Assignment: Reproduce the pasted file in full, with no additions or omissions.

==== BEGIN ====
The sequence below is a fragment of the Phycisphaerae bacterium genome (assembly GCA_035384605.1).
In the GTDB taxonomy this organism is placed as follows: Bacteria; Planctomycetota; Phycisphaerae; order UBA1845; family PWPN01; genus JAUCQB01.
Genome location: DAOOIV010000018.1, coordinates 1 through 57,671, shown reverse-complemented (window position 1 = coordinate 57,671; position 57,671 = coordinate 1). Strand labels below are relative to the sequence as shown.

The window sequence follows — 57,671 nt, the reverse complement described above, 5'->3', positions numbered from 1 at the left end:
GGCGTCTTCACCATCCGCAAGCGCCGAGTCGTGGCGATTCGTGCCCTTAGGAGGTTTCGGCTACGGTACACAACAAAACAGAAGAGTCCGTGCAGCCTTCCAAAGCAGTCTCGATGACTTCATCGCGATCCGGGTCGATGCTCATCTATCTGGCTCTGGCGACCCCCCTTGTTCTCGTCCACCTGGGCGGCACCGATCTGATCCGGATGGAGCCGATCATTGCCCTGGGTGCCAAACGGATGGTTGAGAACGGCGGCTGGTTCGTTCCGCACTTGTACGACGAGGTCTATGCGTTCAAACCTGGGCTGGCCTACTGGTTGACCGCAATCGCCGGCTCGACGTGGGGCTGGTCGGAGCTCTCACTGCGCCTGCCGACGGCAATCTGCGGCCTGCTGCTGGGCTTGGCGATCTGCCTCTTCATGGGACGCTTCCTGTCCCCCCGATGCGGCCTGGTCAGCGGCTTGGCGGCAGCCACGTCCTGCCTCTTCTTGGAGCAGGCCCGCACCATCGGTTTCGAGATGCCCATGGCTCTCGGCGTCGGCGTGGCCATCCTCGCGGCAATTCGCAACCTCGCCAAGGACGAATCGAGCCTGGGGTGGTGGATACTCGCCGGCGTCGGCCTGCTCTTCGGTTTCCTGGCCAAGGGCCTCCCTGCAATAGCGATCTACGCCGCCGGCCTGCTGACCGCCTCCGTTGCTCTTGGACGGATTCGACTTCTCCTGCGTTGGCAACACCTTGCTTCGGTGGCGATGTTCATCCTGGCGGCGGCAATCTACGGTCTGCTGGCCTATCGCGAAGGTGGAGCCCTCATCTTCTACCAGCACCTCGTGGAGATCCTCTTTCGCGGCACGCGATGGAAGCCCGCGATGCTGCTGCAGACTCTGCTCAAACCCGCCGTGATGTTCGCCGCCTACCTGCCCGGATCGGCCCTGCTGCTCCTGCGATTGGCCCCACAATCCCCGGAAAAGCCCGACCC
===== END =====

The sequence below is a fragment of the Phycisphaerae bacterium genome (assembly GCA_035384605.1).
In the GTDB taxonomy this organism is placed as follows: Bacteria; Planctomycetota; Phycisphaerae; order UBA1845; family PWPN01; genus JAUCQB01.
Genome location: DAOOIV010000018.1, coordinates 1 through 57,671, shown reverse-complemented (window position 1 = coordinate 57,671; position 57,671 = coordinate 1). Strand labels below are relative to the sequence as shown.

The window sequence follows — 57,671 nt, the reverse complement described above, 5'->3', positions numbered from 1 at the left end:
GGCGTCTTCACCATCCGCAAGCGCCGAGTCGTGGCGATTCGTGCCCTTAGGAGGTTTCGGCTACGGTACACAACAAAACAGAAGAGTCCGTGCAGCCTTCCAAAGCAGTCTCGATGACTTCATCGCGATCCGGGTCGATGCTCATCTATCTGGCTCTGGCGACCCCCCTTGTTCTCGTCCACCTGGGCGGCACCGATCTGATCCGGATGGAGCCGATCATTGCCCTGGGTGCCAAACGGATGGTTGAGAACGGCGGCTGGTTCGTTCCGCACTTGTACGACGAGGTCTATGCGTTCAAACCTGGGCTGGCCTACTGGTTGACCGCAATCGCCGGCTCGACGTGGGGCTGGTCGGAGCTCTCACTGCGCCTGCCGACGGCAATCTGCGGCCTGCTGCTGGGCTTGGCGATCTGCCTCTTCATGGGACGCTTCCTGTCCCCCCGATGCGGCCTGGTCAGCGGCTTGGCGGCAGCCACGTCCTGCCTCTTCTTGGAGCAGGCCCGCACCATCGGTTTCGAGATGCCCATGGCTCTCGGCGTCGGCGTGGCCATCCTCGCGGCAATTCGCAACCTCGCCAAGGACGAATCGAGCCTGGGGTGGTGGATACTCGCCGGCGTCGGCCTGCTCTTCGGTTTCCTGGCCAAGGGCCTCCCTGCAATAGCGATCTACGCCGCCGGCCTGCTGACCGCCTCCGTTGCTCTTGGACGGATTCGACTTCTCCTGCGTTGGCAACACCTTGCTTCGGTGGCGATGTTCATCCTGGCGGCGGCAATCTACGGTCTGCTGGCCTATCGCGAAGGTGGAGCCCTCATCTTCTACCAGCACCTCGTGGAGATCCTCTTTCGCGGCACGCGATGGAAGCCCGCGATGCTGCTGCAGACTCTGCTCAAACCCGCCGTGATGTTCGCCGCCTACCTGCCCGGATCGGCCCTGCTGCTCCTGCGATTGGCCCCACAATCCCCGGAAAAGCCCGACCC